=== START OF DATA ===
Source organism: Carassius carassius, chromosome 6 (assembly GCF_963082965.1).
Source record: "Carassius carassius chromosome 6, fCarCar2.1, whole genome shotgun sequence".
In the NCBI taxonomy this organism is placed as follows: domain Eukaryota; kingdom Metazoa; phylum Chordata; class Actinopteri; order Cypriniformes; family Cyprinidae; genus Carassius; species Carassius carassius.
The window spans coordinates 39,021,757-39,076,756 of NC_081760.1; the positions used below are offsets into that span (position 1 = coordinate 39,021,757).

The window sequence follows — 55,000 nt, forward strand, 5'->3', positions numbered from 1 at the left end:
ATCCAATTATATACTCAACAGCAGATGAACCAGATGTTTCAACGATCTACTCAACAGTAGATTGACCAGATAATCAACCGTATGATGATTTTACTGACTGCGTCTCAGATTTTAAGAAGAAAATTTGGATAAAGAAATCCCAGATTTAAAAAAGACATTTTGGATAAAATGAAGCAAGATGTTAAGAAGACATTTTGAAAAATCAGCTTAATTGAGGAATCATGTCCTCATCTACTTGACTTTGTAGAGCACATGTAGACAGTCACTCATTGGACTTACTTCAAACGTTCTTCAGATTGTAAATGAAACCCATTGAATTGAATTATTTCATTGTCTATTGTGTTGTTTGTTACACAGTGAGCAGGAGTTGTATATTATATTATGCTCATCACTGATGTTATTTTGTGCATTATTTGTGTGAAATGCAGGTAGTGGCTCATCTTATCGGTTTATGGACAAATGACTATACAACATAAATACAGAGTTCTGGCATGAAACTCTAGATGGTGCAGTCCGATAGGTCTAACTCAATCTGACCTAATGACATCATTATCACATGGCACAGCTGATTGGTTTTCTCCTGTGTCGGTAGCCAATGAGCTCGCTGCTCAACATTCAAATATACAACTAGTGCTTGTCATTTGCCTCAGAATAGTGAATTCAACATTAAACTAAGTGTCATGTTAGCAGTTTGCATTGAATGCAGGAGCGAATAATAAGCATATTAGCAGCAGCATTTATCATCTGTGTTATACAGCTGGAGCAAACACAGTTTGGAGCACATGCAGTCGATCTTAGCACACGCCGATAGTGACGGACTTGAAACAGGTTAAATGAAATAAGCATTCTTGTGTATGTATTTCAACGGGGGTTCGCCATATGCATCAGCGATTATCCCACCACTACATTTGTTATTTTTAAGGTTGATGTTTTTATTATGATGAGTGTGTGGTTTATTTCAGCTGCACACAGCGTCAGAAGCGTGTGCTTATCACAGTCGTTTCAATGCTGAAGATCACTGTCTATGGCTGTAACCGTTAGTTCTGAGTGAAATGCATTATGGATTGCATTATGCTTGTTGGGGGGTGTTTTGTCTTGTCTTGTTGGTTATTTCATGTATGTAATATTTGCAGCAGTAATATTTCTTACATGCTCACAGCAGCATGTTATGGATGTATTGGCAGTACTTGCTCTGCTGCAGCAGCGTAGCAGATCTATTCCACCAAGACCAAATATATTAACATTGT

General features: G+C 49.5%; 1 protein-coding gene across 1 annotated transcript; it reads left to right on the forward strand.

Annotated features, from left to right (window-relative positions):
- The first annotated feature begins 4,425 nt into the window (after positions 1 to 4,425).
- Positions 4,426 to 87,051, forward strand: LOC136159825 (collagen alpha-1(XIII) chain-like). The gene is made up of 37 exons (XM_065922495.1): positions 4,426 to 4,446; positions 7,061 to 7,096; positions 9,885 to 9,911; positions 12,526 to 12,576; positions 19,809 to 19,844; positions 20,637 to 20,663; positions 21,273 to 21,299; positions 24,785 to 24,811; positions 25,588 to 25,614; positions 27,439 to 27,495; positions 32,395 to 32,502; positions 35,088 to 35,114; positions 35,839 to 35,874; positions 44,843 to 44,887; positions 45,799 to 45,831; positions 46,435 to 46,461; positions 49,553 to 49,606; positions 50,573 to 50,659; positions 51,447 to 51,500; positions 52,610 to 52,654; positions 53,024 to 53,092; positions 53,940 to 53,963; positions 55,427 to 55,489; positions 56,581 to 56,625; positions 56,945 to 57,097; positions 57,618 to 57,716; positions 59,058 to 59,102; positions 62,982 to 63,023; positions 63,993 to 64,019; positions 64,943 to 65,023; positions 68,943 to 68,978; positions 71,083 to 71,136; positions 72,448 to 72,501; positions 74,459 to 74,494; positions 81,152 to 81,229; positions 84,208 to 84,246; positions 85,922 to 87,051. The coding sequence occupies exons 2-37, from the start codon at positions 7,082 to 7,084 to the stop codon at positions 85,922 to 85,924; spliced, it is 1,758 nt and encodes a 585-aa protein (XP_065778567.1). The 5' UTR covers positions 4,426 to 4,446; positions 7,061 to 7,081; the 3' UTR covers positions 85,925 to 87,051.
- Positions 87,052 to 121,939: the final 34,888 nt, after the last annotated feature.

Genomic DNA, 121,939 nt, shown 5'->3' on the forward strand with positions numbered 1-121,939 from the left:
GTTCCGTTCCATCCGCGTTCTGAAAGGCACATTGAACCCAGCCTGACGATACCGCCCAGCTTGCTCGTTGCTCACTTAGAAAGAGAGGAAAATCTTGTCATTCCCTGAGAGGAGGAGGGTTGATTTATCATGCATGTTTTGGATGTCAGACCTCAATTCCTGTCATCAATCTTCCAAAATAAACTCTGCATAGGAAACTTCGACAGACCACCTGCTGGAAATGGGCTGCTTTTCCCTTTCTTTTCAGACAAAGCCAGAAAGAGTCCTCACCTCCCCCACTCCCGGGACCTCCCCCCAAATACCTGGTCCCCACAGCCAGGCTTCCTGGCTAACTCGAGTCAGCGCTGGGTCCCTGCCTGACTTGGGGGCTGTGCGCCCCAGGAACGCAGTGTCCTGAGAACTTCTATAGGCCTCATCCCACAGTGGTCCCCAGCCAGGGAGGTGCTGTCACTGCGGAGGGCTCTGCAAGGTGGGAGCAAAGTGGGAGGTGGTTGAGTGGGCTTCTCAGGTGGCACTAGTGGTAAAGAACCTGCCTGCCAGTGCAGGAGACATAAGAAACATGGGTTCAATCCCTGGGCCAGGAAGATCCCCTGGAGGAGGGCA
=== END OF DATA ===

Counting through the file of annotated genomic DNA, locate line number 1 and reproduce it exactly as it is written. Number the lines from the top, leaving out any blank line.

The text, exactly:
Source organism: Carassius carassius, chromosome 6 (assembly GCF_963082965.1).